It makes sense that if the parts are so miniaturized and tightly packed in, then there’s really no room for rounded curves, as Gizmodo says. But I also think Apple was looking for a new direction.

Think about it historically: Personal computers were once all beige and bland. Then the iMacs came out in fruity colors, rounded backs and all-in-one monitor/hard drive combos. Later, Jobs stripped all the color completely with his new generation of desktops and laptops, and went with all white. Then he went to the opposite extreme with black and metal.

When it comes to aesthetics, Apple tends to take small steps in new product evolution for a while, then leaps headlong into the extreme opposite direction. Curves have been the design concept of the iPhone for the last couple of years. The polar opposite is flat and square, no?

It’s also possible Apple that has been doing a little research on the competition. What seems to be trending fairly high are flat, squared off shapes, like that of the Moto Droid, the HTC EVO 4G, and the HD2. Meanwhile, marketshare for rounder, curvier phones — like the Palm Pre — has been waning.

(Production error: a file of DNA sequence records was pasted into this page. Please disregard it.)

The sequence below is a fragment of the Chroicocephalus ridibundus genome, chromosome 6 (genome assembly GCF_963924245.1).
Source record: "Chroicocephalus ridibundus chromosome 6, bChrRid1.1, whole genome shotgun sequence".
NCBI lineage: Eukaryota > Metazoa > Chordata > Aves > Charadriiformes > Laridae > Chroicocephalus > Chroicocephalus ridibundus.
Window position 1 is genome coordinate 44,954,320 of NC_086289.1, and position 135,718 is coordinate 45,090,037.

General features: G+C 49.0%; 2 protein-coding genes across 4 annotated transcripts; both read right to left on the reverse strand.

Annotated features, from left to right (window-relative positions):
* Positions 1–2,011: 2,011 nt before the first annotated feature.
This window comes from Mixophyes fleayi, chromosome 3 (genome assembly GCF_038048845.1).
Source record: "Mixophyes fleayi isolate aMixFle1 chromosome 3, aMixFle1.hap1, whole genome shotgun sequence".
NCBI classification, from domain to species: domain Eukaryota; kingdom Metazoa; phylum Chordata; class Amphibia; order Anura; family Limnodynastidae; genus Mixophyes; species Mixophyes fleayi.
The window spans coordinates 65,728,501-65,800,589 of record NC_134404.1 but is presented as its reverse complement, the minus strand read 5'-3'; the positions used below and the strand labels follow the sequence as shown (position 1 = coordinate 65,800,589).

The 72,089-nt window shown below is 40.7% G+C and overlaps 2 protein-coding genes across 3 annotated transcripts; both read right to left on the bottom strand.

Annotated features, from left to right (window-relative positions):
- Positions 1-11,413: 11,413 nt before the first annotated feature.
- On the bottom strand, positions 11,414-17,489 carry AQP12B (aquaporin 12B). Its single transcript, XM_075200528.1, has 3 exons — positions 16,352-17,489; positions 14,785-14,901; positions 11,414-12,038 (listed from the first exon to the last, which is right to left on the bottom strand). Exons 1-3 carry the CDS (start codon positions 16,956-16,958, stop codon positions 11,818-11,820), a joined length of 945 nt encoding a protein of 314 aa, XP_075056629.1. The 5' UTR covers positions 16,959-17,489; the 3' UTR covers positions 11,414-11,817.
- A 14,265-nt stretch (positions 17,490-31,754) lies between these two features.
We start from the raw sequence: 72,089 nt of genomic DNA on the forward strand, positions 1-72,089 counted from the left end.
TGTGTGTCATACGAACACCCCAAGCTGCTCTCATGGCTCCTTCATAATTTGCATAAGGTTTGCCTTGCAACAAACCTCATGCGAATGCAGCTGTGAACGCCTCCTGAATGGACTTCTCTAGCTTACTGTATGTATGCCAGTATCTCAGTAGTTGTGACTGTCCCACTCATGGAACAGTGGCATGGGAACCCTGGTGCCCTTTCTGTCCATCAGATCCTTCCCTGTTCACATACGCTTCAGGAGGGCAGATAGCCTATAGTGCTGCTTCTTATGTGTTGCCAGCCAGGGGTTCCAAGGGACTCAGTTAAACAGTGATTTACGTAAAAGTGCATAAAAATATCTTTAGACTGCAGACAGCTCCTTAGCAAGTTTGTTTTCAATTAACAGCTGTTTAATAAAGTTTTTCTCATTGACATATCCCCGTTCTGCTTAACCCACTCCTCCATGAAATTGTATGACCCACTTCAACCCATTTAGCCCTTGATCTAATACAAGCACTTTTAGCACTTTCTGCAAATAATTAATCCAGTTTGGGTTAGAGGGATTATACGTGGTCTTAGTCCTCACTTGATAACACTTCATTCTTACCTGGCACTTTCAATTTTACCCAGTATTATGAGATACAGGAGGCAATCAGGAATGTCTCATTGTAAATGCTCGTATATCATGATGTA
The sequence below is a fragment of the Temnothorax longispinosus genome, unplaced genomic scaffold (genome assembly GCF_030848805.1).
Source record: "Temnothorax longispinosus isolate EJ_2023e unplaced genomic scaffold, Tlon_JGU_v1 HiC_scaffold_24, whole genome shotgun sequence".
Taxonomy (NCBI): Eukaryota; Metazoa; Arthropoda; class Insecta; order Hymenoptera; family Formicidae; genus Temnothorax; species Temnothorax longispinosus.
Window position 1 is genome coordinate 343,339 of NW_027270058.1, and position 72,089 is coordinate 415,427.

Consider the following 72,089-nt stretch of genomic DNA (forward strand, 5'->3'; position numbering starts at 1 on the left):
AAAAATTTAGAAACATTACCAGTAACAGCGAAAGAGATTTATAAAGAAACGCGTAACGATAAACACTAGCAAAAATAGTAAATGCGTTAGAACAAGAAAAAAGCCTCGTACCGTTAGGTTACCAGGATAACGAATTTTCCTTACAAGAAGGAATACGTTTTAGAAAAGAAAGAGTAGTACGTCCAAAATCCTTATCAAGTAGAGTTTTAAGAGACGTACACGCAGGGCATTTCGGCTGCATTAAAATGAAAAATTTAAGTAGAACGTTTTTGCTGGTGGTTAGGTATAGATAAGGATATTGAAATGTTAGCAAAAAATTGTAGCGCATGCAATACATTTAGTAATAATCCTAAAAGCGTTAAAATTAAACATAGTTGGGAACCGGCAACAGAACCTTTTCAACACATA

Aside from the shape, the other very noticeable difference are the seams. I have no guesses when it comes to that one. It’s a big surprise, given Apple’s still current ethos of unibody design. Could there be a removable battery possibly be on tap? I’d be shocked, then again I never thought I’d see a form factor like this come out of Cupertino, so it’s anyone’s guess.

The short summary list of wants right now that Apple appears to have addressed are multitasking, unified email inbox, multiple Exchange accounts (via iPhone 4.0 OS), and now a front-facing vid cam, camera flash, higher res display, and better battery life.

As for the split volume buttons, there’s a theory that they are replacing the single volume rocker to allow some sort of dual-action hardware button for a camera, a wish list item for some users.

As far as I’m concerned, this changes everything. Love it or hate it, Apple’s created a vision of something here that’s surprising. In truth, I’m not sure what to expect next.

The only thing I’m certain of is that we’re not getting Adobe Flash support in this iteration. (Although I would love to eat my words.) But I think almost everything else is up for grabs.

So how does this hit you? Are you digging the new design? Or do you hate it? Weigh in below.